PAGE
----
IRC 101: What Is It & How Do I Use It?
by , 11:00 AM EST, April 4th, 2002
So you've got friends who've invited you to chat with them in IRC, but what is IRC? Neglected by many after the advent of AOL's Instant Messenger service and its spin-offs, IRC is a gigantic and diverse chat community where people with common interests can chat on any topic imaginable. Once you learn the basics, the power of IRC will be open to you.
What is IRC?IRC stands for Internet Relay Chat. Of course, internet real-time chat is familiar to almost all computer users, but in the case of IRC, it is the scope that is different. One IRC network can have thousands of chat rooms (called channels) on any number of topics. These channels can cover topics from knitting to help installing software on your Mac.
A man named Jarkko Oikarinen wrote the original code for IRC while working at the University of Oulu, Finland. It went live in August of 1988 as a more useable alternative to USENET and BBS. His story, in his own words, can be found on the irc.org history page. The further (unofficial) history of IRC itself can be found on self-professed "computer freak" Daniel Stenberg's page.
What is IRC used for?
There are many different IRC networks. One of the most popular (and populous) is called DALnet, which has over 600,000 registered users and often up to 80,000 people using the network at any given time. People get together to chat, meet people with similar interests, or to exchange files. It is very easy to be on more than one network at a time, and to be participating in many different channels simultaneously.
How do I get on IRC?
This is really as easy as surfing the 'net or chatting using any other program. Though the interface and size of the service might be daunting, the programs out there make getting started fairly simple, and they walk you through your set-up step-by-step.
First you need an IRC client (an application that allows you to connect to the networks). There are many different clients out there, and I'm only going to list applications that I have experience with.
- Snak (v4.8.3) is written in Carbon, so can be used in any OS from 8.6 up to X. There is also a 68k version for download. It's shareware (US$20) with a 30-day trial period. The software will walk you through a set-up, and has the most popular networks as presets, so you can connect immediately. This is also a good application if you've got children who might be trying IRC, as there are good "guardian" features that author Kent Sorensen has included. Scriptable and customizable.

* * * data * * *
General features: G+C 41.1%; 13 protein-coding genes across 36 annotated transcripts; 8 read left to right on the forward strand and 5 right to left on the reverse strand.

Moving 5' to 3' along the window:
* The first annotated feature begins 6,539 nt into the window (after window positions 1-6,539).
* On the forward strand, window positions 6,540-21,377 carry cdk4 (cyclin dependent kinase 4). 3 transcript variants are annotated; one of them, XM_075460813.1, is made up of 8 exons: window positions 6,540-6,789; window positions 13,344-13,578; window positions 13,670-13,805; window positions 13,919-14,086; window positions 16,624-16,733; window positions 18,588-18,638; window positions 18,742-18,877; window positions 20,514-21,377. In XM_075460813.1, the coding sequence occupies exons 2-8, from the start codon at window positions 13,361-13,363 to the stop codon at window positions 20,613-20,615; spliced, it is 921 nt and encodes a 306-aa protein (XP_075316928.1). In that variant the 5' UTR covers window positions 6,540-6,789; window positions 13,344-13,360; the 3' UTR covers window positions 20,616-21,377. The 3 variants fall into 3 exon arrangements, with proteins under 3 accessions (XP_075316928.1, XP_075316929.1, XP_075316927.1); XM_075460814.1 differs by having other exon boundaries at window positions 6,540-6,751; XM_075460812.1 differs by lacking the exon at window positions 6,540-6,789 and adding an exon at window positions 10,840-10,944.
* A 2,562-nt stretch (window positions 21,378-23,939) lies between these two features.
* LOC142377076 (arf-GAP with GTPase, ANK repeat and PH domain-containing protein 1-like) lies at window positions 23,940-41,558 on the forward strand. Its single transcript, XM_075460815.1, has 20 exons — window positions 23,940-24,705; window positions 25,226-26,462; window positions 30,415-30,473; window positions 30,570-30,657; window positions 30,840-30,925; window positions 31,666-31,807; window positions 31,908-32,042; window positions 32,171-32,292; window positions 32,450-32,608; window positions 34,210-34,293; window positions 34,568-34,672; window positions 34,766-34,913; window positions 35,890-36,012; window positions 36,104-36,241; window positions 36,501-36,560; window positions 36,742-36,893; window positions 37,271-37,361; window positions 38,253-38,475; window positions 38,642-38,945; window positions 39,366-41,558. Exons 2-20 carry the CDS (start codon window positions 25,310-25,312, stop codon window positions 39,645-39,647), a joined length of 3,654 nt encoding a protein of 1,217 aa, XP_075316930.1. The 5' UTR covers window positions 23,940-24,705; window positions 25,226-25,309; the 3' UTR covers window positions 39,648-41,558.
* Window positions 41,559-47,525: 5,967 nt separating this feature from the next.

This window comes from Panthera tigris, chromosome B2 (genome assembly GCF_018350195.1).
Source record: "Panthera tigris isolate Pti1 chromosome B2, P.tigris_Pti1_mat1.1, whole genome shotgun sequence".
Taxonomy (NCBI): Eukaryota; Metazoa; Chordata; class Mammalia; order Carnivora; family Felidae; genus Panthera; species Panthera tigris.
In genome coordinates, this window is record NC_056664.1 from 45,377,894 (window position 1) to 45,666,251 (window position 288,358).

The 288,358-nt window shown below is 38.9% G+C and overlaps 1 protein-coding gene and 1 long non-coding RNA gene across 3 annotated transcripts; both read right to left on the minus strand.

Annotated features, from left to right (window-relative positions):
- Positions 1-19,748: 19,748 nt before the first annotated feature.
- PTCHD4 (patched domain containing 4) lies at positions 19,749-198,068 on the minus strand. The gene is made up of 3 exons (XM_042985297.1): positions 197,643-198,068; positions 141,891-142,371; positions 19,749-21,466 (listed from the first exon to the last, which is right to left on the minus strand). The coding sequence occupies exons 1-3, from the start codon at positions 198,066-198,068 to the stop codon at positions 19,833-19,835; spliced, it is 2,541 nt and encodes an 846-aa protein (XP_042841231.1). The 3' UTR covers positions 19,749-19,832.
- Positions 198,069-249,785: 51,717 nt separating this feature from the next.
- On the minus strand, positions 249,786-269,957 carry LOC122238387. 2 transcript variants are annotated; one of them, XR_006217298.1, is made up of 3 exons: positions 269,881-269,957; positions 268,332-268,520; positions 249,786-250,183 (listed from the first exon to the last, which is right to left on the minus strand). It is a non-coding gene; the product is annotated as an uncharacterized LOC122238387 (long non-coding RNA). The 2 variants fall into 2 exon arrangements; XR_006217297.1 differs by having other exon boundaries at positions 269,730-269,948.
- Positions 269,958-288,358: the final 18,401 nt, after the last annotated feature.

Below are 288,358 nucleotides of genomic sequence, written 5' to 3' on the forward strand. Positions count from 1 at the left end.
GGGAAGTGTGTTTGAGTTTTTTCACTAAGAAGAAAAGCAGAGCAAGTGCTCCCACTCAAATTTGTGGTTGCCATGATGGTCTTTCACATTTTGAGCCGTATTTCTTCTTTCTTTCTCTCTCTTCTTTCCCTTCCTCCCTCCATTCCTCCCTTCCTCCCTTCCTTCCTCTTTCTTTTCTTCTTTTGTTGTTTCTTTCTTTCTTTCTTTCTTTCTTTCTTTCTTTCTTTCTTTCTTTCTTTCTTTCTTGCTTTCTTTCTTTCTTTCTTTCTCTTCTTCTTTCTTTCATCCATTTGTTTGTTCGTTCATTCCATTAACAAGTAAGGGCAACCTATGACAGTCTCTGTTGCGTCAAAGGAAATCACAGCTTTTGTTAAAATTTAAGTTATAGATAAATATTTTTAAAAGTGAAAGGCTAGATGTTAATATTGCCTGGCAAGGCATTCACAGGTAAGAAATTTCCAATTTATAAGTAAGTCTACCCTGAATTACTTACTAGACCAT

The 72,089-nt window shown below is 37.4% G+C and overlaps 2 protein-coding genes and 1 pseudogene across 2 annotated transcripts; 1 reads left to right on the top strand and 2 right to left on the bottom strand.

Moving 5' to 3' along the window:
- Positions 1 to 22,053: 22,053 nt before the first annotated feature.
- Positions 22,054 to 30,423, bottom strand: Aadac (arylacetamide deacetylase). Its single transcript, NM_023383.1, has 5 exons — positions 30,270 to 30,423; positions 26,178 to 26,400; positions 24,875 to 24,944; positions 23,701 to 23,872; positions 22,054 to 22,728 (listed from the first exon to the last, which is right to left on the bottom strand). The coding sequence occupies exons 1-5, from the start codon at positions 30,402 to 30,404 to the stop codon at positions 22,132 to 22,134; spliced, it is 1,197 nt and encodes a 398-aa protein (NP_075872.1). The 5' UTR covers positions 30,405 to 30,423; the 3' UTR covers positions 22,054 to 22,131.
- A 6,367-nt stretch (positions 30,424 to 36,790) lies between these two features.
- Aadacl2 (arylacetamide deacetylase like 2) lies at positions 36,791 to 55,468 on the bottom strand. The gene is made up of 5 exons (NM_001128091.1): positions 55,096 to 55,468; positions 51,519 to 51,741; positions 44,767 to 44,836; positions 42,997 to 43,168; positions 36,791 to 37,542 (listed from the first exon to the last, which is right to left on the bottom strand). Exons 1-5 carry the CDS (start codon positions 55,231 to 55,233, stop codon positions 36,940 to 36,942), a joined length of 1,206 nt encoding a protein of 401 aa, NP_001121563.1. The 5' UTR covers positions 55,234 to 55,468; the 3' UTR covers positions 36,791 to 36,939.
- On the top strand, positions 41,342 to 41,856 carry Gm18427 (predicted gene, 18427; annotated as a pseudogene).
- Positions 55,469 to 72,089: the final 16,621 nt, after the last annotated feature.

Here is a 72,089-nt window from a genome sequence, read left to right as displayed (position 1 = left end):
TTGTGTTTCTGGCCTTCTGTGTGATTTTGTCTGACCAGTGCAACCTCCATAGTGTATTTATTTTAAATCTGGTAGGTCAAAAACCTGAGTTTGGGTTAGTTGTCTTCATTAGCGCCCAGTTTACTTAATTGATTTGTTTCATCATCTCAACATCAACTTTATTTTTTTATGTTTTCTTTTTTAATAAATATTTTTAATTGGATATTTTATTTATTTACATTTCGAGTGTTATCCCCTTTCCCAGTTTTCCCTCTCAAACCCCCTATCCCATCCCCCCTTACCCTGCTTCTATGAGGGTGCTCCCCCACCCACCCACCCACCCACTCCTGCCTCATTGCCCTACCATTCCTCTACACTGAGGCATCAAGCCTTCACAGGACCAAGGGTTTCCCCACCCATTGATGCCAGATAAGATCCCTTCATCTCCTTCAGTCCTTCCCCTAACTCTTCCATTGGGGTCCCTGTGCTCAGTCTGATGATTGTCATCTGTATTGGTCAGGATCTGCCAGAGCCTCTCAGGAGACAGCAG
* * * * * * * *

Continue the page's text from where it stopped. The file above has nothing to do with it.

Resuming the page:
- Ircle works from OS 7.0 up, but 9.x is recommended. It too is US$20 shareware with a 30-day preview window. Another solid IRC client, and scriptable on the fly. The set-up assistant isn't as thorough as the Snak assistant, and the interface is a bit more daunting. Ircle also comes preset for connecting to popular networks.
- AthenaIRC (v1.7.3b3) is a full-featured client that is free if you only use one connection, otherwise it is US$10 shareware. While I like the interface (similar to Ircle, but more Aqua-y), it still has a few bugs I couldn't get around. A good set-up assistant is there to help you, and like Snak and Ircle, there are several major networks already set in the application.
- Fire from Epicware, is Mac OS X only. This is the most familiar feeling application for connection for people use to IM clients, as you can connect and chat in IRC the same way you would chat on AIM or Jabber. Fire does not, to my knowledge, support DCC file transfer.
Once you've got your client up and running, you'll want to get online. You should get a list of networks preconifgured in your IRC client. Highlight one of those networks, and click the "connect" button, which almost all of the IRC clients have. I might recommend the DALnet network to start with. You will receive a message that you are connected. Once you've chosen a nickname (via the set-up assistant), you might want to register that name, so that no one else can use it. You can do that by registering with Nickserv. Type "/nickserv register help" in the console window, and Nickserv will give you lists of commands to use. Each network varies slightly, so you'll want to check. You don't have to register your nickname, but be aware that some channels only allow registered nicknames in to cut down on spamming and general lawlessness. With so many people participating in IRC, you may have to go through different iterations of your nick to find one available.
After connecting to a network, you'll want to join a channel. In each client (except Fire) there will be a command where you can search for channels. For example, in Snak, this is command-L. You can enter a topic to search for; try "mac" if you want to find other Mac users. Each network also has a help channel that is there to help new users find their way around.
To join a channel, type "/join #channel_name_here" in the console. If you wanted to join the help channel, you'd type "/join #help".
Then start chatting. Most channels are moderated, and they will expect you to follow their rules. Basic netiquette applies: be courteous and remember that channels have topics, so people in the channel are there to discuss that topic. Often, off-topic discussions are unwelcome. Many channels will have a Message of the Day (MOTD) that will tell you if there are special rules to follow in that channel, so you might want to check for that as well.
Good luck! Enjoy looking around on IRC. There's always something new to discover. I'll be back next week with more information on special chat commands, trout slapping, and how to get in on file sharing.
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